Mohawk Trail receives $450K from Barr Foundation

  • Students at the Mohawk Trail Regional School meet with college recruiters during the 2021-2022 school year. The school recently received a $450,000 grant to continue this and other programs as part of its “Trailblazer” model. CONTRIBUTED PHOTO/DIANE ZAMER

  • Mohawk Trail Regional School students pictured in a co-taught 8th Grade STEM class during the 2021-2022 school year. Co-teaching is one of the pillars of the school’s Trailblazer Model. CONTRIBUTED PHOTO/DIANE ZAMER

  • A Mohawk Trail Regional School student works on a STEM project during the 2021-2022 school year. The school recently received a $450,000 grant to continue supporting programs in its “Trailblazer” model. CONTRIBUTED PHOTO/DIANE ZAMER

Staff Report
Published: 10/6/2021 3:36:05 PM

BUCKLAND – The Mohawk Trail Regional School was awarded $450,000 in funding from the Barr Foundation to continue supporting the school’s Trailblazer model.

According to a press release from Mohawk Trail Regional School Director of Communications Carla Potts, funding from the Barr Foundation will be used over a two-year period for continued support of all-school redesign initiatives that began in 2018 with seed funding from Mass IDEAS.

Principal Marisa Mendonsa said the school was invited by the Barr Foundation for an extension of support based on the prior relationship between Mohawk Trail and the foundation through Mass IDEAS and Next Generation Learning Challenges.

Over the last three years the Mohawk Trail Regional School has been the recipient of three grants from Mass IDEAS to “rethink and re-imagine” the student experience. Mass IDEAS is an initiative of Next Generation Learning Challenges designed to incubate high-quality, innovative school models in order to transform K-12 public education across the state, and which operates with generous support from the Barr Foundation and Nellie Mae Education Foundation, according to MassIDEAS.org.

Through the Trailblazer model, students “blaze their trail” to graduation through real-world experiences and acquire 21st century skills at Mohawk Trail while pursuing their individual passions. Mohawk Trail breaks down the “traditional” classroom environment and offers co-taught, blended classes; intern- and externship opportunities; and high-quality instruction, Potts wrote in the press release.

This extended grant will continue to support partnerships with consultants, the school’s distributed leadership model, field work opportunities for students, as well as support for communications and community engagement. 

Mendonsa said she’s excited about this next phase of funding and working with the Barr Foundation to continue the redesign work through the Trailblazer model.

“It’s an honor to receive this funding from the Barr Foundation and their support of our Trailblazer model and the vision we’ve re-imagined for our school,” Mendonsa said in the press release. “This funding will allow us to continue with our redesign initiatives and consider new courses that align with our focus on culturally responsive teaching and anti-racism practices.”

According to the release, educators are encouraged to be leaders and actively participate in distributed leadership at Mohawk Trail; and “they are encouraged (and supported) in the development of new courses and assessments that engage and enhance the student experience.” Barr Foundation funding will also allow the school to continue professional development with existing partners including EL Education, Next Generation Learning Challenges and Firefly Worldwide, Inc.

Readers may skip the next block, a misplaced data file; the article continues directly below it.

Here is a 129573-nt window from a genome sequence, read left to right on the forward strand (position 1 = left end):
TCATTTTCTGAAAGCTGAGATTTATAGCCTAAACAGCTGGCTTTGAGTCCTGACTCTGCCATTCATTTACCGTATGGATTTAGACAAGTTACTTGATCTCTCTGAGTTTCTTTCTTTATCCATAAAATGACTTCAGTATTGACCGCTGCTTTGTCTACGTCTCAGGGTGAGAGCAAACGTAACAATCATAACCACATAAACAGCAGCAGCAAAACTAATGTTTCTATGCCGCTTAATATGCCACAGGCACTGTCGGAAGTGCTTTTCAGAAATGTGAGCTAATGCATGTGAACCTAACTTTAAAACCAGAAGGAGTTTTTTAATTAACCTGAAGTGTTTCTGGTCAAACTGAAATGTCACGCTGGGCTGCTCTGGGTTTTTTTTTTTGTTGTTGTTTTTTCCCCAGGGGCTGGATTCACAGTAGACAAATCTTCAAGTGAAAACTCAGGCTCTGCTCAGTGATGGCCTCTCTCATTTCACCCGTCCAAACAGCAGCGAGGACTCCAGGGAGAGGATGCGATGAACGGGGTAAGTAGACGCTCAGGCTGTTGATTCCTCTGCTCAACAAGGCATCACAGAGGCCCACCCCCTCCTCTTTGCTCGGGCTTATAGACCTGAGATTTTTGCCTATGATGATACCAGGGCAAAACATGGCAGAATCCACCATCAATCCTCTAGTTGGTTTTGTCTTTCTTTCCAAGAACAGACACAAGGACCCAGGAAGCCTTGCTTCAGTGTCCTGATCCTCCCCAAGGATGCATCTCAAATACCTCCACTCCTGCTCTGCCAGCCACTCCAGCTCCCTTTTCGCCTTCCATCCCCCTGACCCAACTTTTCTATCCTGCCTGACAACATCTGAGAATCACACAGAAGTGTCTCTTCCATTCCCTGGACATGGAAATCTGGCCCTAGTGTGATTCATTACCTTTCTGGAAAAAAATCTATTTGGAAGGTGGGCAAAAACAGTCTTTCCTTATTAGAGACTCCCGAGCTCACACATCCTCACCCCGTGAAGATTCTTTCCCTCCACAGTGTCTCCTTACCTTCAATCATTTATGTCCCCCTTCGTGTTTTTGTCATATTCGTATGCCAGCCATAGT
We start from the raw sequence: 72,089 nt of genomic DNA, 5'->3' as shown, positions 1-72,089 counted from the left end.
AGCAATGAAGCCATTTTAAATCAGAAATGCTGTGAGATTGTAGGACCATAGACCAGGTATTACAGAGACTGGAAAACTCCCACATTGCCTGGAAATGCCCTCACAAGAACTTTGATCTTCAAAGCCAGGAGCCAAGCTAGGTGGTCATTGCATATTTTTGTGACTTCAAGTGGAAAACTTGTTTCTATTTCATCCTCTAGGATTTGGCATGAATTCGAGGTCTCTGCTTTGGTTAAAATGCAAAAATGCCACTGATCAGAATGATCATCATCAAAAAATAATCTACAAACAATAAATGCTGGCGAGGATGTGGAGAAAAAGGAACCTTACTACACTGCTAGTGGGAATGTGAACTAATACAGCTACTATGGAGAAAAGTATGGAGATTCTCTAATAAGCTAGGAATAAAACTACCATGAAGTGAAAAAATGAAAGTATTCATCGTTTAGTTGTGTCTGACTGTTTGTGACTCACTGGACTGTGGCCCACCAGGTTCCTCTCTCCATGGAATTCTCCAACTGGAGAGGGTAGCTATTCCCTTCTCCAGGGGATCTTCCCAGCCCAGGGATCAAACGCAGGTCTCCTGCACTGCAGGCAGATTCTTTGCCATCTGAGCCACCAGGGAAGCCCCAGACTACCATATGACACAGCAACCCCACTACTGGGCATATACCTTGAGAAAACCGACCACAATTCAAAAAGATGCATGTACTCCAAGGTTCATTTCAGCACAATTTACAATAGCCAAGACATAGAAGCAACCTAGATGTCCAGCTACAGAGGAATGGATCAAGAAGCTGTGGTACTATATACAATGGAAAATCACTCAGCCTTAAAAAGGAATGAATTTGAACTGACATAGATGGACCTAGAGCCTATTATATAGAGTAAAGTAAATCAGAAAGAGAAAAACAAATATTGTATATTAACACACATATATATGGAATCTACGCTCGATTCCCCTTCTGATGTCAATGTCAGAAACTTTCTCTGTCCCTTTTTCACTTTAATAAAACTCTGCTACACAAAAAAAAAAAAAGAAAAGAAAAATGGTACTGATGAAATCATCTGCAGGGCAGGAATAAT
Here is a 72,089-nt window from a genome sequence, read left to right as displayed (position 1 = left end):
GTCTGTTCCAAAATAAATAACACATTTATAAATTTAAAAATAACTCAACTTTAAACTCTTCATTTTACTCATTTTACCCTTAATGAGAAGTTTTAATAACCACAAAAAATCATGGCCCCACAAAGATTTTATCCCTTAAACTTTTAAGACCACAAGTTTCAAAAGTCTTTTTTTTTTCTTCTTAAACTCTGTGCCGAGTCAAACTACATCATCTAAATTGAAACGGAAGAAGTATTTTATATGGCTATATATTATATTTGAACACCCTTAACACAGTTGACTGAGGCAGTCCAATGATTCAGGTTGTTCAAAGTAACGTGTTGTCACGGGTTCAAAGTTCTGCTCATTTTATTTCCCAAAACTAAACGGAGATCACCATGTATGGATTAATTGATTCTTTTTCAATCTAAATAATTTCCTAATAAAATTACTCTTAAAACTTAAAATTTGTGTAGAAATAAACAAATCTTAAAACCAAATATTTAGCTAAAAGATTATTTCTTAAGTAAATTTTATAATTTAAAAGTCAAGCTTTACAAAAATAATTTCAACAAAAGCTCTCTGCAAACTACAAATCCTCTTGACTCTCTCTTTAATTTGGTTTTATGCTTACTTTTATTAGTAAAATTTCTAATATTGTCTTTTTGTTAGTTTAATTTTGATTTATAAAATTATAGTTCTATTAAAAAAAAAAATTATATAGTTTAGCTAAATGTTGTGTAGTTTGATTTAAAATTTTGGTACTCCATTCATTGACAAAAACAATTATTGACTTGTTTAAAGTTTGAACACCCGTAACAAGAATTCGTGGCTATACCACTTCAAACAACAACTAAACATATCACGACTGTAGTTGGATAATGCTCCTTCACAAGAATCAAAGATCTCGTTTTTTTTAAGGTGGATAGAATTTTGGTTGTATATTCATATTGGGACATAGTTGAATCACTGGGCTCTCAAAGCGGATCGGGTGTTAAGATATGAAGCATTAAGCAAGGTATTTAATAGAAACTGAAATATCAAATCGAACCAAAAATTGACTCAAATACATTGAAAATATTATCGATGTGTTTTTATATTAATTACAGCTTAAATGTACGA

Since 2019 when Mohawk Trail began its redesign process, numerous advancements have been made school-wide including the implementation of a daily advisory for all students; community workgroups to provide feedback and insight; and co-taught, blended courses which provide students with a more in-depth look at a subject or topic. Other key features of its Trailblazer model include student-centered learning (independent study, internships, work experience, Capstone); and high-quality instruction and courses.

The additional $450,000 provided by the Barr Foundation will assure this critical work can continue, Potts said in the press release. 

Mohawk Trail currently offers 11 advanced placement courses and the opportunity to take any course offered at the honors level. Students are challenged and encouraged to dig-deep into their learning, while the school provides them with the tools to be successful post graduation.

“We are excited to partner with Mohawk Trail Regional School as they continue to redesign the learning experience to connect all students with success,” Ali Gross, Barr’s Program Officer for Education, said in the press release.

According to the release, the Barr Foundation’s mission “is to invest in human, natural, and creative potential, serving as thoughtful stewards and catalysts.” Based in Boston, Barr focuses regionally, and selectively engages nationally, working in partnership with nonprofits, foundations, the public sector, and civic and business leaders to elevate the arts, advance solutions for climate change, and connect all students to success in high school and beyond. Founded in 1997, Barr now has assets in excess of $3 billion, and has contributed more than $1 billion to charitable causes.


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